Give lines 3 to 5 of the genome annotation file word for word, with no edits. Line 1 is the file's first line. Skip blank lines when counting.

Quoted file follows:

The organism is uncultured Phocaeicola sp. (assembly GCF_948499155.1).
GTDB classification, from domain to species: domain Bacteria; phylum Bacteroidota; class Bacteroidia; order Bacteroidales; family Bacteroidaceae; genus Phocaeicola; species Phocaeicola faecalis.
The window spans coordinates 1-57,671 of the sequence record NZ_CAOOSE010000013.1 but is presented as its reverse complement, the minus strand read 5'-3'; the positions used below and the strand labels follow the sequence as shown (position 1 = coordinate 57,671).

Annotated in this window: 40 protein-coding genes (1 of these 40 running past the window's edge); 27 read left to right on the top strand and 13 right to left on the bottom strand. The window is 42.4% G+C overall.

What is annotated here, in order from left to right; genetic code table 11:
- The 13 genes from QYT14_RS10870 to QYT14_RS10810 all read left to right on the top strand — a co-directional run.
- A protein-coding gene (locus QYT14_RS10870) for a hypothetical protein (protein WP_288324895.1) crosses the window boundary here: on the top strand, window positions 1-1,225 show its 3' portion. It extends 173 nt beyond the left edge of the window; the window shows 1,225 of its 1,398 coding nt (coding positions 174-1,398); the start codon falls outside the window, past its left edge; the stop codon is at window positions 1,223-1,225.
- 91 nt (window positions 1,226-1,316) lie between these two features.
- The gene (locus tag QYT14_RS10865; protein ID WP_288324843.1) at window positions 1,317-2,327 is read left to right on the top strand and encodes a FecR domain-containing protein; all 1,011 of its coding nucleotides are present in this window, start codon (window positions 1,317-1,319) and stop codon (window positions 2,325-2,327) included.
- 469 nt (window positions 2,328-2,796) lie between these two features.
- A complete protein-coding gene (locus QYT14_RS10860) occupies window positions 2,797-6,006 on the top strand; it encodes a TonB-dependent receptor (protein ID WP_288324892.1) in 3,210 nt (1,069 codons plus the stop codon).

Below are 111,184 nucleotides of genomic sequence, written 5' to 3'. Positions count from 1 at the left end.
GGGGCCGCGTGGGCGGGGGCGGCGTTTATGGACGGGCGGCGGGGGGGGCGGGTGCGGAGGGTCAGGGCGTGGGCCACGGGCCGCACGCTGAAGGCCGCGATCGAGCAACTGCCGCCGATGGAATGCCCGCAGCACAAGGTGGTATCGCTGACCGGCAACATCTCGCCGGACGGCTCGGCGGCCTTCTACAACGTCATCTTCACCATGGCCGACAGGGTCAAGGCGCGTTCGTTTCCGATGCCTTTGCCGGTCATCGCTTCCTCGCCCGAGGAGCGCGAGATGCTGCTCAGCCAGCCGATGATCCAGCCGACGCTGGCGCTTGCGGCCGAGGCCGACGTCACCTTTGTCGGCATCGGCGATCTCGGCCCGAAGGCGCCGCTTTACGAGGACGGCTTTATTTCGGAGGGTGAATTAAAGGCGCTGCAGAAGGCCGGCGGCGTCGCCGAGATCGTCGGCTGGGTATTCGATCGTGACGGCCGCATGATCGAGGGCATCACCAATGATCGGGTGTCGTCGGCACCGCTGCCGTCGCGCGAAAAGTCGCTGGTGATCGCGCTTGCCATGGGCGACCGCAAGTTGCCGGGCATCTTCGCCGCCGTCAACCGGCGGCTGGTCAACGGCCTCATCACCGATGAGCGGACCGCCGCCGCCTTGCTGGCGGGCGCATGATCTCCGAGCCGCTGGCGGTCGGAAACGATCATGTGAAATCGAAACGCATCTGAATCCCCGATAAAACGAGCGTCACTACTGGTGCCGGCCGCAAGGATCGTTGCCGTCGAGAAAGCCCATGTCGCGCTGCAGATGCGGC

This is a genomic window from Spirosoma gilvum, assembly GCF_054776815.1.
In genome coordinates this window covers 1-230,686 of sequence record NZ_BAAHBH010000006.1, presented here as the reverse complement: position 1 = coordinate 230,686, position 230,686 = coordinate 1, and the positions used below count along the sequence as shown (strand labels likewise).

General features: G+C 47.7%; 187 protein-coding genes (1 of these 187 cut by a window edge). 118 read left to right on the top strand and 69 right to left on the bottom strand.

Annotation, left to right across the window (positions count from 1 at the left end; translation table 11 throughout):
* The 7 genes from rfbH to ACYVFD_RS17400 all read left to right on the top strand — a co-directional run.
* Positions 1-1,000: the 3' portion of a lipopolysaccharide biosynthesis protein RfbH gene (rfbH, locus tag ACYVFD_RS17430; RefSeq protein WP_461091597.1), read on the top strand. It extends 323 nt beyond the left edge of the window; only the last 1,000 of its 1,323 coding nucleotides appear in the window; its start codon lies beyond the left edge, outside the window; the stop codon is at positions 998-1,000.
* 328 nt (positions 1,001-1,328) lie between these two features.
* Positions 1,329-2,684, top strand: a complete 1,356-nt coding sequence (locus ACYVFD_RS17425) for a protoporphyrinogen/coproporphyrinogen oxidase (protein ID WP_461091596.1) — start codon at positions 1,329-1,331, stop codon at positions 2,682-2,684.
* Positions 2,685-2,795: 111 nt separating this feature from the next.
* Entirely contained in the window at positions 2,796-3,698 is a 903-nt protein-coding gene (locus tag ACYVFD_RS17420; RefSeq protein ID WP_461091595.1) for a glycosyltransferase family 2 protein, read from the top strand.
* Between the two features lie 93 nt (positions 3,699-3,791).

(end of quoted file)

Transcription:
The window spans coordinates 1-57,671 of the sequence record NZ_CAOOSE010000013.1 but is presented as its reverse complement, the minus strand read 5'-3'; the positions used below and the strand labels follow the sequence as shown (position 1 = coordinate 57,671).

Annotated in this window: 40 protein-coding genes (1 of these 40 running past the window's edge); 27 read left to right on the top strand and 13 right to left on the bottom strand. The window is 42.4% G+C overall.

What is annotated here, in order from left to right; genetic code table 11: